Piano Street Magazine

What’s New in The Cliburn 2017?

June 8th, 2017 in Piano News by

The final round of quadrennial Van Cliburn Competition kicked off on Monday. This year, there have been a few changes in the competition. There was and will be, of course, plenty of aggressive and loud playing. There will be technical brilliance and a certain flair. One might hope that there would also be some introspective greatness, too, but “lots of notes” win competitions, not emotional development. In other words, there is a ton of Liszt and not much Schubert. One of the new developments this year was the addition of a quarterfinal round. In previous years, there were just the preliminaries, the semifinals, and the finals.

The competition has moved into the 21st century. There are simulcasts on the competition’s website and the French classical music website medici.tv. The proceedings are translated into French, Russian, and Mandarin, and the live coverage reaches into previously unexplored corners of Asia. Greg Anderson and Elizabeth Joy Roe host the festivities.


In the past, the contest was terrifically grueling and seemed to reward sheer stamina rather than musicianship or eloquence. This new lineup looked better all the way around for the competitors.The CEO of the Cliburn Foundation, Jacques Marquis, said he is a big fan of classical concertos. Particularly with Mozart, there is no place to hide, he maintained. Beethoven concertos were judged to be romantic rather than classical, so they were limited to the final rounds. When it comes to the chamber music, its small and intimate collection of partnerships showcase a competitor’s musical maturity beyond sheer bombast. Besides, the “big guns” will invariably come out in the Finals. The usual suspects of Brahms, Tchaikovsky, Rachmaninoff, and Prokofiev are bound to be showcased. Another change from previous years is that the judges were almost all new. In the past, the judges would be nearly the same as the last time. Only Joseph Kalichstein remained from the 2013 panel. A fresh perspective led the competition in exciting directions where others had feared to tread. This year’s jury includes: Joseph Kalichstein, Marc-André Hamelin, Amaldo Cohen, Anne-Marie McDermott, Alexander Toradze, Christopher Elton, Mari Kodama and Erik T. Tawaststjerna. These judges encompass the world because their homelands range from Japan to Finland. It is of significance that Yoheved Kaplinsky was not on this year’s panel. Her students have won multiple prizes in Cliburn competitions past, which gave rise to whispers about conspiracies worthy of Russian figure-skating judges. Although nothing was ever proven, this year’s organizers wanted no appearance of impropriety.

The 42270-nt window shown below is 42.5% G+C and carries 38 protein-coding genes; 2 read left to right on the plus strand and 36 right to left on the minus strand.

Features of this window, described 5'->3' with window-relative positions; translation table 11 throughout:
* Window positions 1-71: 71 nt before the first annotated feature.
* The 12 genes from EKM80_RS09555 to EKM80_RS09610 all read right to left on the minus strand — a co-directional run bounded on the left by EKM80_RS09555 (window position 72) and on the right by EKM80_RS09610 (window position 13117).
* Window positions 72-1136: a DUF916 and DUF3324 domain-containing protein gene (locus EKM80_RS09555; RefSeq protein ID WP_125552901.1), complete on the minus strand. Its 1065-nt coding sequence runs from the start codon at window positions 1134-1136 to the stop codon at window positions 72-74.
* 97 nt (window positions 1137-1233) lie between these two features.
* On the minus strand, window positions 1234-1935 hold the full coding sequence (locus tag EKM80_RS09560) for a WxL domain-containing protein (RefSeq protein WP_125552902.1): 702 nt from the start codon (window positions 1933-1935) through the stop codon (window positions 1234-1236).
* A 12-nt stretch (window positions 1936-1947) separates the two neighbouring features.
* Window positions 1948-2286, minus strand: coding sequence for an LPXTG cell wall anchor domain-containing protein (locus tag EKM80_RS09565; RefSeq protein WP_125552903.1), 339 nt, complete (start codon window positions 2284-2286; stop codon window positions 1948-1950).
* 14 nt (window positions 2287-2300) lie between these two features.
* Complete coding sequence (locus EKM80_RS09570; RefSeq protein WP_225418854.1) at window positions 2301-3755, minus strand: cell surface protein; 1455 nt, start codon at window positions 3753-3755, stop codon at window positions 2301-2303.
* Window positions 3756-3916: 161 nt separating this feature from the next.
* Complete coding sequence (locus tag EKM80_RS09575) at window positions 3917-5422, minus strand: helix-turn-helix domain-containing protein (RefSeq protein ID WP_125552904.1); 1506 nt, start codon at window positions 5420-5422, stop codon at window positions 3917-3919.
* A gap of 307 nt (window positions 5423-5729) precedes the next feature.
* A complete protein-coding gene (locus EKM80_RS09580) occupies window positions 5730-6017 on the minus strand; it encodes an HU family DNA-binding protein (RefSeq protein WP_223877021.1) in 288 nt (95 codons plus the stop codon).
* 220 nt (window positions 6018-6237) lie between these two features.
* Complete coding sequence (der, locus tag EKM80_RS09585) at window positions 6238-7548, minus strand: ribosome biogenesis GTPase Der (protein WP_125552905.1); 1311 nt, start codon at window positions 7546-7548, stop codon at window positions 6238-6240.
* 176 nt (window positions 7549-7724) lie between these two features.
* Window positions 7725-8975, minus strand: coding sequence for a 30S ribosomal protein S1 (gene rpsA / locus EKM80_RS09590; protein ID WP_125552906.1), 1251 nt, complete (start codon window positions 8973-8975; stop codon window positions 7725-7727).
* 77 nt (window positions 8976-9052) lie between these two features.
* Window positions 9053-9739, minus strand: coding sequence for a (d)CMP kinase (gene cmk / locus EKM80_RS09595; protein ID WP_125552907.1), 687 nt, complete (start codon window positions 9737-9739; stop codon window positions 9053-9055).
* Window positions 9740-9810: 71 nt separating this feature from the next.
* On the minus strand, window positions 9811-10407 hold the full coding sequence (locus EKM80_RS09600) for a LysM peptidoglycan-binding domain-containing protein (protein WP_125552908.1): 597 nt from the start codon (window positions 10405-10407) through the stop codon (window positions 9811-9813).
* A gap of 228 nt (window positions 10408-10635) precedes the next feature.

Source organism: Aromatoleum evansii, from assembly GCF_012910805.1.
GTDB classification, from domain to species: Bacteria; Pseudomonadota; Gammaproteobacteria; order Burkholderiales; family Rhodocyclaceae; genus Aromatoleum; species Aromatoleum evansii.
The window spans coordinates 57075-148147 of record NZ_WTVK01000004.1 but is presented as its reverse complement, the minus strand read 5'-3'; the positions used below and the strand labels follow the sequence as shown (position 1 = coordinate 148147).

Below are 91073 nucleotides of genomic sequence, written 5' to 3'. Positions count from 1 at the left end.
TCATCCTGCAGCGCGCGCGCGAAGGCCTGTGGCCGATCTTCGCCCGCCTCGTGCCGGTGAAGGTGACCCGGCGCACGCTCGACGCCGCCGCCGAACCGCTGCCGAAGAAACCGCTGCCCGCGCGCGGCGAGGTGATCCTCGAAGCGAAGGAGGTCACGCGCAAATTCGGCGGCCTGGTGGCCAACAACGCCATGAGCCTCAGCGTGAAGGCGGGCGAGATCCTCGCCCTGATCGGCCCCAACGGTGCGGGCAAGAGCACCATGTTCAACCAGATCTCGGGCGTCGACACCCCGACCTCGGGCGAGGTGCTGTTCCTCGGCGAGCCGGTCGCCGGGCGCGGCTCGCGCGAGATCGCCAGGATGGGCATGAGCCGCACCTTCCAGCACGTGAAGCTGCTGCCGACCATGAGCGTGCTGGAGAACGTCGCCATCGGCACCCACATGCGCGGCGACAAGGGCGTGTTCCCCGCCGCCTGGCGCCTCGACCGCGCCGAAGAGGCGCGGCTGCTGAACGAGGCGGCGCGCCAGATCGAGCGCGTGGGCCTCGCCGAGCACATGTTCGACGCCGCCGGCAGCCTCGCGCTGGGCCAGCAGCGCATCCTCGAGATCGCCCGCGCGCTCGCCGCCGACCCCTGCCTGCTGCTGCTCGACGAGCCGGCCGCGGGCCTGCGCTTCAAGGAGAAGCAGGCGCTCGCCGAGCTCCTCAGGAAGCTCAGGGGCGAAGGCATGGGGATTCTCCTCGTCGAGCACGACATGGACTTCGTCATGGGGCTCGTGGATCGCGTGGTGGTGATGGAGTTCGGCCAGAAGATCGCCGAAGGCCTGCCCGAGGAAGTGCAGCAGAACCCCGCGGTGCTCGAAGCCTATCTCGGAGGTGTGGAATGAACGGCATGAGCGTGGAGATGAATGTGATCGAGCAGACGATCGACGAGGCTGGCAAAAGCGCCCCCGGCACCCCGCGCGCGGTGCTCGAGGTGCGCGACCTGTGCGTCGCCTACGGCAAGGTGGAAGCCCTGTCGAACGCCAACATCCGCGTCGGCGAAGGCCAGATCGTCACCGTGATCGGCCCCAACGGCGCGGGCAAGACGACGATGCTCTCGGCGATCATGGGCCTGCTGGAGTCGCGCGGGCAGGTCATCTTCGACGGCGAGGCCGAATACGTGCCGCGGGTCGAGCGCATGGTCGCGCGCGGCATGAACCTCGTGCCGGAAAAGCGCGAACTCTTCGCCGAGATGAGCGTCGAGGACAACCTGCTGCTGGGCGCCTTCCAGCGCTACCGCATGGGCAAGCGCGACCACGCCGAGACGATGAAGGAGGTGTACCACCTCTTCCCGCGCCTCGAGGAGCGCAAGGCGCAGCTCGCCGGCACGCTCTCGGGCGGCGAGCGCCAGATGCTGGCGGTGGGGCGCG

New Exposures

The medal winners receive something greater than a mere monetary prizes. Each of the top three will have access to career management services for three years. They will also have concerts booked for them, and for the first time, their performances will be released on CDs produced by Universal Music Group. The second and third-place winners will go on American tours while the grand prize winner will also tour Europe and Asia.


Georgy Tchaidze (Russia)
Kenneth Broberg (United States)
Daniel Hsu (United States)
Rachel Cheung (Hong Kong)
Yury Favorin (Russia)
Yekwon Sunwoo (South Korea)

cliburn finalists 2017

Here’s a breakdown of the new 2017 Cliburn:

Preliminary Round (May 25-28):

• 45-minute recital from each competitor
• Must include a newly commissioned work by composer Marc-André Hamelin
• 20 quarterfinalists chosen

Quarterfinal Round (May 29 and 30):

• Second 45-minute recital
• No piece requirements
• 12 semifinalists chosen

Semifinal Round (June 1-5):

• 60-minute recital
• Mozart concerto with the Fort Worth Symphony Orchestra, conducted by Nicholas McGegan.
• Piano quintet no longer required

Final Round (June 7-10):

• Piano quartet with the Brentano String Quartet
• Any piano concerto of the competitor’s choice
• Fort Worth Symphony conducted by Leonard Slatkin this time

Live Webcast

Enjoy the Replay Archive

Further reading:
Leonard Slatkin: Should music be a competition?
Meet The Cliburn CEO, Jacques Marquis


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